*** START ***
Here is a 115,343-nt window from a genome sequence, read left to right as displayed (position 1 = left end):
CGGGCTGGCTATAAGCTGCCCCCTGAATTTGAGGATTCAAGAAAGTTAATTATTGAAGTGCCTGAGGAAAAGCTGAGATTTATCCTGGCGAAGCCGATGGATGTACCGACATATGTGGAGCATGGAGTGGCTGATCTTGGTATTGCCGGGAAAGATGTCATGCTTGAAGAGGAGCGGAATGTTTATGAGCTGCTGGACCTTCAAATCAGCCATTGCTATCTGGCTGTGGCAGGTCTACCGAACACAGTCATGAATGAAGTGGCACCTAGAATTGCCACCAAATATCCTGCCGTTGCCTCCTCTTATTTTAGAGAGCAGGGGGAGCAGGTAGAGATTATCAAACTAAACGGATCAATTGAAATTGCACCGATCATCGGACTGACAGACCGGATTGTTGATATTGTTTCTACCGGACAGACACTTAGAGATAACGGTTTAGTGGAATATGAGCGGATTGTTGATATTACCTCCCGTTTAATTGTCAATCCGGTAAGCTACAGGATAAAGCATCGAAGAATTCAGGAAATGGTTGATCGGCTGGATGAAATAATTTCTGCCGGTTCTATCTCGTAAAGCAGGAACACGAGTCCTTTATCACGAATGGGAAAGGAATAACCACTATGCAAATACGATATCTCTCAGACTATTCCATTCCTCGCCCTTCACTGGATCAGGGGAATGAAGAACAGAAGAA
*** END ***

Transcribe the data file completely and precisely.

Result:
Here is a 115,343-nt window from a genome sequence, read left to right as displayed (position 1 = left end):
CGGGCTGGCTATAAGCTGCCCCCTGAATTTGAGGATTCAAGAAAGTTAATTATTGAAGTGCCTGAGGAAAAGCTGAGATTTATCCTGGCGAAGCCGATGGATGTACCGACATATGTGGAGCATGGAGTGGCTGATCTTGGTATTGCCGGGAAAGATGTCATGCTTGAAGAGGAGCGGAATGTTTATGAGCTGCTGGACCTTCAAATCAGCCATTGCTATCTGGCTGTGGCAGGTCTACCGAACACAGTCATGAATGAAGTGGCACCTAGAATTGCCACCAAATATCCTGCCGTTGCCTCCTCTTATTTTAGAGAGCAGGGGGAGCAGGTAGAGATTATCAAACTAAACGGATCAATTGAAATTGCACCGATCATCGGACTGACAGACCGGATTGTTGATATTGTTTCTACCGGACAGACACTTAGAGATAACGGTTTAGTGGAATATGAGCGGATTGTTGATATTACCTCCCGTTTAATTGTCAATCCGGTAAGCTACAGGATAAAGCATCGAAGAATTCAGGAAATGGTTGATCGGCTGGATGAAATAATTTCTGCCGGTTCTATCTCGTAAAGCAGGAACACGAGTCCTTTATCACGAATGGGAAAGGAATAACCACTATGCAAATACGATATCTCTCAGACTATTCCATTCCTCGCCCTTCACTGGATCAGGGGAATGAAGAACAGAAGAA